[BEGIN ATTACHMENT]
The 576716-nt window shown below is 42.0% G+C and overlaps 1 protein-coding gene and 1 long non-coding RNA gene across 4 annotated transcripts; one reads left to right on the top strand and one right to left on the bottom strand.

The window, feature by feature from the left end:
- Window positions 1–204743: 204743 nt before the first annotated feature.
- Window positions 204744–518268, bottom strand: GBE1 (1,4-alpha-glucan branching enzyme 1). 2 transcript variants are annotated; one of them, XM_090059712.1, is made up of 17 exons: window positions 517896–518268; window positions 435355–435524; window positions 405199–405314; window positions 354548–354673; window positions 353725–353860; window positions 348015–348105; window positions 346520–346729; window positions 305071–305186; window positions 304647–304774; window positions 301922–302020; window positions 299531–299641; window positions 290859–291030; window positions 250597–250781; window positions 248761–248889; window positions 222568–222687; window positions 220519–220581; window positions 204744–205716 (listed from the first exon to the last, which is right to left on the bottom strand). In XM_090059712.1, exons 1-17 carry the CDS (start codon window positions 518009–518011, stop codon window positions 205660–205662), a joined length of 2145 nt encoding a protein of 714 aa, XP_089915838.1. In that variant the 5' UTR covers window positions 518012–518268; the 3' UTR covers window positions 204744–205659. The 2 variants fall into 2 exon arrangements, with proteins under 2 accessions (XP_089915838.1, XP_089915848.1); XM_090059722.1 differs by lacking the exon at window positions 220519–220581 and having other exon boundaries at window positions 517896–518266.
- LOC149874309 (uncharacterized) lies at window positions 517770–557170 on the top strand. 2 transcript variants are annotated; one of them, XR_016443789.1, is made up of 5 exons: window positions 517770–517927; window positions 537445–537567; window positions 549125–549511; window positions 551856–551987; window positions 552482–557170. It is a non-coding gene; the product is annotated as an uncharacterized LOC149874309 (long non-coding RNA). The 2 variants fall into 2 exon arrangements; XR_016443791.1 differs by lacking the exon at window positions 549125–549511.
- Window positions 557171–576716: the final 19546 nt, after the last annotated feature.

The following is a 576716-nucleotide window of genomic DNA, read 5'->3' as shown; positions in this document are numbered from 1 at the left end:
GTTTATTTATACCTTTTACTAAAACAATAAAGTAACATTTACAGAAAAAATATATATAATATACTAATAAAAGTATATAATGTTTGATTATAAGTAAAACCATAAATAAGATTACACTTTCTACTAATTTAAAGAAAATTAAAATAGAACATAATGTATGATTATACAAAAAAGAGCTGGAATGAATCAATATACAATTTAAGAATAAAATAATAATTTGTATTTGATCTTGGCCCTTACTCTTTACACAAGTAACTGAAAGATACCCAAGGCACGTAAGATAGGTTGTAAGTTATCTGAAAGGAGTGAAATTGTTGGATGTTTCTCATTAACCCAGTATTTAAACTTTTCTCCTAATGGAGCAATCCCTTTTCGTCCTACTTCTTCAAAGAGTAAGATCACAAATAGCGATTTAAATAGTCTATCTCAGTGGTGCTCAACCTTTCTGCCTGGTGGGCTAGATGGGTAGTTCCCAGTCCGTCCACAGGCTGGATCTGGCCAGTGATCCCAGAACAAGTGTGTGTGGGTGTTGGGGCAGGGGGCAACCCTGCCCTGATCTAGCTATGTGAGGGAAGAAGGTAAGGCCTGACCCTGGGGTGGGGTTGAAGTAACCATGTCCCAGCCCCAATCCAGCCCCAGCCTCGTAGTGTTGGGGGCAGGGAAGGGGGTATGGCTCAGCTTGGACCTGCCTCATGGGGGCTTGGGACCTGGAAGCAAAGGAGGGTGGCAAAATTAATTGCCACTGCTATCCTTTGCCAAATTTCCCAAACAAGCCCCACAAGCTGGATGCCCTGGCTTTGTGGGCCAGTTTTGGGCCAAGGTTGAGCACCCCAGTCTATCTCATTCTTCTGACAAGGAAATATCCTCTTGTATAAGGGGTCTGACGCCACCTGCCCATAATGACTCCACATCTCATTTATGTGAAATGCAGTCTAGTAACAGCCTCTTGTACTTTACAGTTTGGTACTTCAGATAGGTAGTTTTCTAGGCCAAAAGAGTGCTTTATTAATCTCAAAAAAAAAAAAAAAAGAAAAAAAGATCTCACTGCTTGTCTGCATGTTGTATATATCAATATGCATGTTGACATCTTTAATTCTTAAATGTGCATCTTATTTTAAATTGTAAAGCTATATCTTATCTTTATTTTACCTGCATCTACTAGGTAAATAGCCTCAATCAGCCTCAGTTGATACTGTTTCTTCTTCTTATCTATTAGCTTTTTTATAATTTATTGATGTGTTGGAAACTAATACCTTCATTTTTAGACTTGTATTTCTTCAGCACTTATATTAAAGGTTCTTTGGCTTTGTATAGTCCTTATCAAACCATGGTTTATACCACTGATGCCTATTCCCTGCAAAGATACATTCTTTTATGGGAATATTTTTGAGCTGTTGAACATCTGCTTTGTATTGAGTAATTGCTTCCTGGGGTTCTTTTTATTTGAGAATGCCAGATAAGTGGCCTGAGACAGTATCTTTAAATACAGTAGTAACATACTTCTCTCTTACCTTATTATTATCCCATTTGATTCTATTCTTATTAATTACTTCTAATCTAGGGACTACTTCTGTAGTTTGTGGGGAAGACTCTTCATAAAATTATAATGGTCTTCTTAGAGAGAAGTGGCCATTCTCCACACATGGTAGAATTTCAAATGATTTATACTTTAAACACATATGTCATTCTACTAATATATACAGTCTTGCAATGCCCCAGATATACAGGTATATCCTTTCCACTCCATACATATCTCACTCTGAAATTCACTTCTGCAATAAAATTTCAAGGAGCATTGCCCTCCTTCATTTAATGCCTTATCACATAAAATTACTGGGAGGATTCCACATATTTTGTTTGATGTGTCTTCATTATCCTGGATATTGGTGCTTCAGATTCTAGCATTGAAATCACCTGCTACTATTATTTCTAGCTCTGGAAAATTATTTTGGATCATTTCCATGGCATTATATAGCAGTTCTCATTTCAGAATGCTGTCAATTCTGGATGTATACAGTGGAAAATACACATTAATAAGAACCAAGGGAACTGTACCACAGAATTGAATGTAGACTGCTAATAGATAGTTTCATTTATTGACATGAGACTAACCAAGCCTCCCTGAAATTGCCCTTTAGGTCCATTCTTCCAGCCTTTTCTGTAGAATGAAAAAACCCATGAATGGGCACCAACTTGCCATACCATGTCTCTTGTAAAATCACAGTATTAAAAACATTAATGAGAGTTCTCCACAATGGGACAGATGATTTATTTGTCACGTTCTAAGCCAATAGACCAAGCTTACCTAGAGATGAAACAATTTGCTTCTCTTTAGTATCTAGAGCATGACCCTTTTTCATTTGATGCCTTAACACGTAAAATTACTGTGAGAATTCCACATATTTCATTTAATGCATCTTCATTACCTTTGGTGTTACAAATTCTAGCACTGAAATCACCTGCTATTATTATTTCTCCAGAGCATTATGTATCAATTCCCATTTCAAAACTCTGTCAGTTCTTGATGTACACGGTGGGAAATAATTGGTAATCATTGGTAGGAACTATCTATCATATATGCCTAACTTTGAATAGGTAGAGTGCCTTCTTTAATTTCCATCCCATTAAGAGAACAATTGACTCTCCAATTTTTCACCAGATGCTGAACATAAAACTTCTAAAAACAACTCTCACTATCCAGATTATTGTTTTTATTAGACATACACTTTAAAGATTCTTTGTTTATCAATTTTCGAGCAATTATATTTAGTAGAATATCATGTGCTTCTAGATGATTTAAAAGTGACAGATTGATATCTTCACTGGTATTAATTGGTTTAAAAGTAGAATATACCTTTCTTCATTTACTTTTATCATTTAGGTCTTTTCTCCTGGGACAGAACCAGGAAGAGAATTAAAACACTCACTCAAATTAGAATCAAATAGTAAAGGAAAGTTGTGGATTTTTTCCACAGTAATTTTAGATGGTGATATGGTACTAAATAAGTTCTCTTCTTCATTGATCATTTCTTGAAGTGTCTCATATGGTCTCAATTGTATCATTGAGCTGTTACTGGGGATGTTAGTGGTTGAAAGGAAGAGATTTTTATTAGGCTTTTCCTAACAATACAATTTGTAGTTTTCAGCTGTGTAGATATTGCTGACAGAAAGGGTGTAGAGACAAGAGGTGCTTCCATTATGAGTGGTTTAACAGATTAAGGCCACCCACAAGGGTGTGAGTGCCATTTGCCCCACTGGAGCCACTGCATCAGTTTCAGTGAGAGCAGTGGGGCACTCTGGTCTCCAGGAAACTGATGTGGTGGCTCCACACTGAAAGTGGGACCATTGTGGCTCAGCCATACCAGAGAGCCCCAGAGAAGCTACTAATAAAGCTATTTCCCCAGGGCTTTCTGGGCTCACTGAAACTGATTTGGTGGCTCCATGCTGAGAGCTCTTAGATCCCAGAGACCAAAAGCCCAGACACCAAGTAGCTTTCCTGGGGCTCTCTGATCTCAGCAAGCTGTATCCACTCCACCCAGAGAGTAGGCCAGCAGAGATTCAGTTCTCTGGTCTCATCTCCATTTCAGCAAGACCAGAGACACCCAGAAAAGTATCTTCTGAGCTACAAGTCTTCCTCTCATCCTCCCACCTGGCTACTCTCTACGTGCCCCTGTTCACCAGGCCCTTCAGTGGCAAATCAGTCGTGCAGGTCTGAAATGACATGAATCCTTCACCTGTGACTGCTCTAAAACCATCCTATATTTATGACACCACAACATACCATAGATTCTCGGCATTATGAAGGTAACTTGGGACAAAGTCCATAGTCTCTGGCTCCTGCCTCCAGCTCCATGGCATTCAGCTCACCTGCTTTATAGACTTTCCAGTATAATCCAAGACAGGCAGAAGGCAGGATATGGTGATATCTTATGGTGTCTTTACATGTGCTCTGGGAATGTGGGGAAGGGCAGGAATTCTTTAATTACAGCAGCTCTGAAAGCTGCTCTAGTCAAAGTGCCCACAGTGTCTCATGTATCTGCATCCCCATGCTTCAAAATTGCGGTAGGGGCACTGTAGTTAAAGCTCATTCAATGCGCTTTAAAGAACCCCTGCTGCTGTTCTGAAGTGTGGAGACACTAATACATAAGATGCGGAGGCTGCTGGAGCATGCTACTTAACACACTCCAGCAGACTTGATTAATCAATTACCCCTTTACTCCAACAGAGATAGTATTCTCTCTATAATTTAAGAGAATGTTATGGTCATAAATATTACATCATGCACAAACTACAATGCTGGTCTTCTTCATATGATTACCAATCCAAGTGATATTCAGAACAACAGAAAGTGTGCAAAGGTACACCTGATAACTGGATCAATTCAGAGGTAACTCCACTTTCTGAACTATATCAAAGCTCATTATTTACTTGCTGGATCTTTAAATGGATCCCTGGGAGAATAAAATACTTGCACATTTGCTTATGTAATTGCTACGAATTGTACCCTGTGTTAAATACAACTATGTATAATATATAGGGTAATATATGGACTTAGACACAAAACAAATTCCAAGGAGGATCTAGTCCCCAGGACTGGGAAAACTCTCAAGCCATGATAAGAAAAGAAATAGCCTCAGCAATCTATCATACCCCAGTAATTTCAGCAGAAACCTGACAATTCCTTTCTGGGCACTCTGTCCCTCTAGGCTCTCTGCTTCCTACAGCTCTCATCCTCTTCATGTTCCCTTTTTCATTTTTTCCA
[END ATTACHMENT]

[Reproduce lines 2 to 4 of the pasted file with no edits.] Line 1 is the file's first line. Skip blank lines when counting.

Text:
The window, feature by feature from the left end:
- Window positions 1–204743: 204743 nt before the first annotated feature.
- Window positions 204744–518268, bottom strand: GBE1 (1,4-alpha-glucan branching enzyme 1). 2 transcript variants are annotated; one of them, XM_090059712.1, is made up of 17 exons: window positions 517896–518268; window positions 435355–435524; window positions 405199–405314; window positions 354548–354673; window positions 353725–353860; window positions 348015–348105; window positions 346520–346729; window positions 305071–305186; window positions 304647–304774; window positions 301922–302020; window positions 299531–299641; window positions 290859–291030; window positions 250597–250781; window positions 248761–248889; window positions 222568–222687; window positions 220519–220581; window positions 204744–205716 (listed from the first exon to the last, which is right to left on the bottom strand). In XM_090059712.1, exons 1-17 carry the CDS (start codon window positions 518009–518011, stop codon window positions 205660–205662), a joined length of 2145 nt encoding a protein of 714 aa, XP_089915838.1. In that variant the 5' UTR covers window positions 518012–518268; the 3' UTR covers window positions 204744–205659. The 2 variants fall into 2 exon arrangements, with proteins under 2 accessions (XP_089915838.1, XP_089915848.1); XM_090059722.1 differs by lacking the exon at window positions 220519–220581 and having other exon boundaries at window positions 517896–518266.